Gerald Leon Endl MOH

b. 20/08/1915 Fort Atkinson, Wisconsin. d. 11/07/1944 Anamo, New Guinea.

DATE OF MOH ACTION: 11/07/1944 Anamo, New Guinea.

George L Endl MOH

Endl was born Aug. 20, 1915, in Fort Atkinson, Wisconsin. His parents were Ferdinand and Ellen Endl, and he had two older sisters, Isabel and Mildred.  George worked as a messenger for Western Union while he attended Fort Atkinson High School. After graduating in 1933, he served in the Wisconsin National Guard for a short time while working at the James Manufacturing Company as a machinist for poultry equipment.

On Jan. 1, 1941, Endl married his wife, Anna Marie, then moved about half an hour south to Janesville, Wisconsin. About three months later, he was drafted into the Army. Endl trained in Louisiana and was eventually placed with the 128th Infantry Regiment, 32nd Infantry Division. The 32nd was slated to deploy to England, but as the war shifted to the South Pacific, so did their plans. The division was instead rerouted to Australia and New Guinea in April 1942.

In December 1942, Endl was wounded in the shoulder and knee during battle. He was hospitalized in Australia for several months before returning to active duty in May 1943. Previously, he received the Purple Heart for his actions and was promoted to the rank of sergeant. A few months later, he was promoted to staff sergeant.

On July 11, 1944, the 28-year-old’s platoon was taking part in Operation Cartwheel, which aimed to neutralize a major Japanese base at Rabaul. According to a War Department release, Endl and his platoon had been on the move and hadn’t eaten or rested in more than 30 hours.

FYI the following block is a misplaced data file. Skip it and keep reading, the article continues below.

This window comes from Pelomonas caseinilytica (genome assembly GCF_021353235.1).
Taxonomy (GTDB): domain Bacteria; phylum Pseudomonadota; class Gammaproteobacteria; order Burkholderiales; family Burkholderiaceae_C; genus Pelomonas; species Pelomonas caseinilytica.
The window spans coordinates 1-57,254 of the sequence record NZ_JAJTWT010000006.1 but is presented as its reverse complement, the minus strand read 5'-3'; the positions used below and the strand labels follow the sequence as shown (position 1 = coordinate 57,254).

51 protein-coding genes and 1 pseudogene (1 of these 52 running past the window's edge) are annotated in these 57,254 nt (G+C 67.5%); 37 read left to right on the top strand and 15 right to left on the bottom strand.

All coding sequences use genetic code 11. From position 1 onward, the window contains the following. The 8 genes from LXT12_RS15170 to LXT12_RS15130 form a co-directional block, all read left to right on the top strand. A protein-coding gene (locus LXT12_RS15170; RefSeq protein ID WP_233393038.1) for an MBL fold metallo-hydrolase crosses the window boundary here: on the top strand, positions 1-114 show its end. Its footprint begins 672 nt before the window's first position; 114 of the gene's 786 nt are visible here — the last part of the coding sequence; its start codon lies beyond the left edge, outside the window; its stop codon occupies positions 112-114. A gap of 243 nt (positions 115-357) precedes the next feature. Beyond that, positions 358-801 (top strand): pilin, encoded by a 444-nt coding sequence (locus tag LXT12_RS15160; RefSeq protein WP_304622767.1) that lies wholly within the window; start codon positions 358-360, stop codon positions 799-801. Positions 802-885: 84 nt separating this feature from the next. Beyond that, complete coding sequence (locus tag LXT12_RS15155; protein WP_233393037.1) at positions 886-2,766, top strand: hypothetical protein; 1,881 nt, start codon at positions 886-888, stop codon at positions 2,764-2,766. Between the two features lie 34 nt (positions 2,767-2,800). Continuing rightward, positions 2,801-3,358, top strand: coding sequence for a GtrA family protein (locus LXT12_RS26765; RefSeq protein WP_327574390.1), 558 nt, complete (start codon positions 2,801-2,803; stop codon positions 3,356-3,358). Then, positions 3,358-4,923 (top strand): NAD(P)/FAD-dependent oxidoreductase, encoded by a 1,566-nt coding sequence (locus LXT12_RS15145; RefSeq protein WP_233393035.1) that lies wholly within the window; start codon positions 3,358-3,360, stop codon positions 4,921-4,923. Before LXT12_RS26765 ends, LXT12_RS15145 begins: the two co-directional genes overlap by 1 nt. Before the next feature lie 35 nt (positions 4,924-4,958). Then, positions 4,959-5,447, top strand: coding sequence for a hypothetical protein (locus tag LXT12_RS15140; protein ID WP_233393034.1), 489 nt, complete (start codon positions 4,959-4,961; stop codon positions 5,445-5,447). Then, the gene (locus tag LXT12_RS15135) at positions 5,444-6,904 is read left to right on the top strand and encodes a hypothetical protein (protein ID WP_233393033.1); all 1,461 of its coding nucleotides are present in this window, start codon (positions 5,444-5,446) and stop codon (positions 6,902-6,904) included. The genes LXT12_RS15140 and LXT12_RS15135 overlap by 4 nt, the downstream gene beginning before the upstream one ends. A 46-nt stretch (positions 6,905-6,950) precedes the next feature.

Endl was at the front of the company’s lead platoon on a jungle trail near Anamo, New Guinea, when they ran into enemy troops. The Japanese quickly unleashed rifle, machine gun and grenade fire. Endl’s platoon leader was injured, so Endl quickly took over command. He had his platoon get into a firing line at a fork in the trail toward which the enemy attack was directed. The dense jungle terrain made it hard for them to see and move easily, so Endl tried to make his way further down the trail to a grass clearing. But as he did so, he detected the enemy — which had at least six light and two heavy machine guns — trying to close in on both flanks.

A second platoon was sent to move up on Endl’s platoon’s left flank to help, but the enemy closed in on them quickly, threatening to isolate and annihilate both units. Twelve members of Endl’s unit had been wounded, while seven others had been cut off by the enemy’s advance.

Endl knew that if his unit was forced back further, those stranded men would likely be captured or killed by the Japanese. So, he decided to try to rescue them, even though he knew it was likely a death sentence. Endl pushed on alone through heavy fire, engaging Japanese soldiers in a close-range firefight for a good 10 minutes. His effort held off the enemy long enough for his platoon-mates to crawl forward undercover, grab the trapped and wounded men and get them to relative safety.